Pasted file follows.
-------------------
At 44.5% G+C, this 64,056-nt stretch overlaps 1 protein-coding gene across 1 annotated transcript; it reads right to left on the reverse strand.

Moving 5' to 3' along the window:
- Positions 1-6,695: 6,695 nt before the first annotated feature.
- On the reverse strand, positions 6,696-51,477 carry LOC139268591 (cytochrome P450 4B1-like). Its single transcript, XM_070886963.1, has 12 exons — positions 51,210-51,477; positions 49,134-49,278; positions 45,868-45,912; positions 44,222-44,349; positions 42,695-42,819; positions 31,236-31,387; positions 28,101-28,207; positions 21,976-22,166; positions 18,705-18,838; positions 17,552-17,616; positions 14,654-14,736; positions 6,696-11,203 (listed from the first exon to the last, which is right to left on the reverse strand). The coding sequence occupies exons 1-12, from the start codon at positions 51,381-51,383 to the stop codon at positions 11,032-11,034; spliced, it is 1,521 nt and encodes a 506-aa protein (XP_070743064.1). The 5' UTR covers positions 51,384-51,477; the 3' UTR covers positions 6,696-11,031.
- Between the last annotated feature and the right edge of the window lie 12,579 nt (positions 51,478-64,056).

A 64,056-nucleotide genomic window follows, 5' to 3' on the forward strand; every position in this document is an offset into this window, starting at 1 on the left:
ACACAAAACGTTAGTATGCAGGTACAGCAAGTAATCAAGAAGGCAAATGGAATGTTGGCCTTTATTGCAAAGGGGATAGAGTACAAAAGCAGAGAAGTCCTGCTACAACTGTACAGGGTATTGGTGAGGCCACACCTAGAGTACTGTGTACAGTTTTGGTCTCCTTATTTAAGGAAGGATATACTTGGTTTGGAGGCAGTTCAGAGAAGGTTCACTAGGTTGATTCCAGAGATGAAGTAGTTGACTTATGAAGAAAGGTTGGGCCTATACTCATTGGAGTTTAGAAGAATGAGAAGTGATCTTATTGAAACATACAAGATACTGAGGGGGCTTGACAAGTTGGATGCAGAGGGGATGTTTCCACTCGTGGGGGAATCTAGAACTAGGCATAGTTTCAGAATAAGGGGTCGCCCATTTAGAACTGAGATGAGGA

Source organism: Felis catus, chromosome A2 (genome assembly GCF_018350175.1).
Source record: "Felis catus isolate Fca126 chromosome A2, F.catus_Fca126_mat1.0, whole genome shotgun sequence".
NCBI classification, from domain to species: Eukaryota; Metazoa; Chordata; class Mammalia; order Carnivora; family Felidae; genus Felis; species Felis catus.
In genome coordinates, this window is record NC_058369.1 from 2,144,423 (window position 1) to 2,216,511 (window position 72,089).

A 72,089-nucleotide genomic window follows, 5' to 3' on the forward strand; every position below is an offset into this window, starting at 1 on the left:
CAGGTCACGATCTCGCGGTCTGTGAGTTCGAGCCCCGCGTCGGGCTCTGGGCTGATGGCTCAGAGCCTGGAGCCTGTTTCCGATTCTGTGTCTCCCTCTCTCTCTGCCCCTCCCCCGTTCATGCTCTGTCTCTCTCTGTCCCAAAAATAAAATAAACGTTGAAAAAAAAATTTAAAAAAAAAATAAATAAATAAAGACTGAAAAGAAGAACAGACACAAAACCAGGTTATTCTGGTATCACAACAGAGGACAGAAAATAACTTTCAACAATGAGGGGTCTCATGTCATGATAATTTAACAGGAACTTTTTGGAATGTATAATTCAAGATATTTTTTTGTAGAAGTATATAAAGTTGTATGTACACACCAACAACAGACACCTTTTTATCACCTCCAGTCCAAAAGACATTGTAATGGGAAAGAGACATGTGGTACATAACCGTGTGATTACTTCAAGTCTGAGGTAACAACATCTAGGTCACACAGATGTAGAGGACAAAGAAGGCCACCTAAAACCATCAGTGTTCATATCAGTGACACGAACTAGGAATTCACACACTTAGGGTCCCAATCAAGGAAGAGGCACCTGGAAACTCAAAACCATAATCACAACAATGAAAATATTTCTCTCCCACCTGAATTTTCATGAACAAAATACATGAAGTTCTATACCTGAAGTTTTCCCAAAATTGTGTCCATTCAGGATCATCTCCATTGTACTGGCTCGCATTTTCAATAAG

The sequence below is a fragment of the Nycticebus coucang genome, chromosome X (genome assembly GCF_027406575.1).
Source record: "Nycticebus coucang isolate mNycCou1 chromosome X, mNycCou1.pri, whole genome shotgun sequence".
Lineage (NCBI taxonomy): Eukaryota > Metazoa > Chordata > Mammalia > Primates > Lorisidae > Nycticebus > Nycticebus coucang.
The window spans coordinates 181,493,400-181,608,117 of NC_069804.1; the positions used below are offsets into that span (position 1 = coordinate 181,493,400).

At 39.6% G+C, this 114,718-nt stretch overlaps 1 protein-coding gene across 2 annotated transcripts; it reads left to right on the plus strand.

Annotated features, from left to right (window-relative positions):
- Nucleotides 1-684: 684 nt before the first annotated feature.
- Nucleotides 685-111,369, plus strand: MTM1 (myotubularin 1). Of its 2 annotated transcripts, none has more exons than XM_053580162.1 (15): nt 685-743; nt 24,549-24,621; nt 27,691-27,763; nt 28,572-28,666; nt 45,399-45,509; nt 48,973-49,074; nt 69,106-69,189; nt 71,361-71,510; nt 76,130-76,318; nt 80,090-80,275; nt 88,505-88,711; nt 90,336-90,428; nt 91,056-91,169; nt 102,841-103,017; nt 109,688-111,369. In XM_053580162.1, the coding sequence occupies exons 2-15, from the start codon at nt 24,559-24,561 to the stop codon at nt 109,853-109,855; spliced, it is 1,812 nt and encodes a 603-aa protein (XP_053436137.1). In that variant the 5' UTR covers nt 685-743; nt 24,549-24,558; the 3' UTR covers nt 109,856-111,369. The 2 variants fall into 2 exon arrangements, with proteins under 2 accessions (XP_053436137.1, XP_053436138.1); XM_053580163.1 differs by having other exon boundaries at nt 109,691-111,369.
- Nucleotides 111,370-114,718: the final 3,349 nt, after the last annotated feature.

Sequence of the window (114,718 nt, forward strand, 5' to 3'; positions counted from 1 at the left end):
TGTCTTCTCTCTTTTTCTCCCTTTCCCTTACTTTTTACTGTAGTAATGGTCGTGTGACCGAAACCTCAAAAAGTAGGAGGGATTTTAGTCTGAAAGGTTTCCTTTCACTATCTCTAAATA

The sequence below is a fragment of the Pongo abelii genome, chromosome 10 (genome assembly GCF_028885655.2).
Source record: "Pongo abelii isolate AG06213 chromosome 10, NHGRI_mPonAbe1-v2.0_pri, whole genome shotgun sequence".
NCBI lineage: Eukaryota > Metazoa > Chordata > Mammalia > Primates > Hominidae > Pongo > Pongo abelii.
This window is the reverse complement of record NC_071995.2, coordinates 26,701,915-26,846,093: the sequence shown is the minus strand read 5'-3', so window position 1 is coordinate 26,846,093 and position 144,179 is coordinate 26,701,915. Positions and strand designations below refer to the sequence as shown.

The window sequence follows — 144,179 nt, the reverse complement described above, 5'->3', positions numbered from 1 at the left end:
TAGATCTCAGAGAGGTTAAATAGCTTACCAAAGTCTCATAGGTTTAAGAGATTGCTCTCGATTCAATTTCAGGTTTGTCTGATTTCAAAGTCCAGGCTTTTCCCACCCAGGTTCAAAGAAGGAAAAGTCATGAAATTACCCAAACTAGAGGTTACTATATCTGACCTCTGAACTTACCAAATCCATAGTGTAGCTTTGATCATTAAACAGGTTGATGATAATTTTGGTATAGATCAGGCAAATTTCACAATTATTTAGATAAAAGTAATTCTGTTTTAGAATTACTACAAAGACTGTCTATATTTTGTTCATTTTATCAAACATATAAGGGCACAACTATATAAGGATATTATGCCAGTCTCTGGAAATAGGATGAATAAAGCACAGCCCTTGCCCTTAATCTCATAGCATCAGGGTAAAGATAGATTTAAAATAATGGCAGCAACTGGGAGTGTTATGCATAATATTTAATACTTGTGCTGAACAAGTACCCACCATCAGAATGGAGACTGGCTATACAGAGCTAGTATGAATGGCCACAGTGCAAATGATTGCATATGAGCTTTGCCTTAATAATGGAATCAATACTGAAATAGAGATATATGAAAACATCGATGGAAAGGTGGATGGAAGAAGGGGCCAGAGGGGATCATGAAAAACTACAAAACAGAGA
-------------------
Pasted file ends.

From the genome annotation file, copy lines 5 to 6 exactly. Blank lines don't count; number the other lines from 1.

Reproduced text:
- Between the last annotated feature and the right edge of the window lie 12,579 nt (positions 51,478-64,056).

A 64,056-nucleotide genomic window follows, 5' to 3' on the forward strand; every position in this document is an offset into this window, starting at 1 on the left: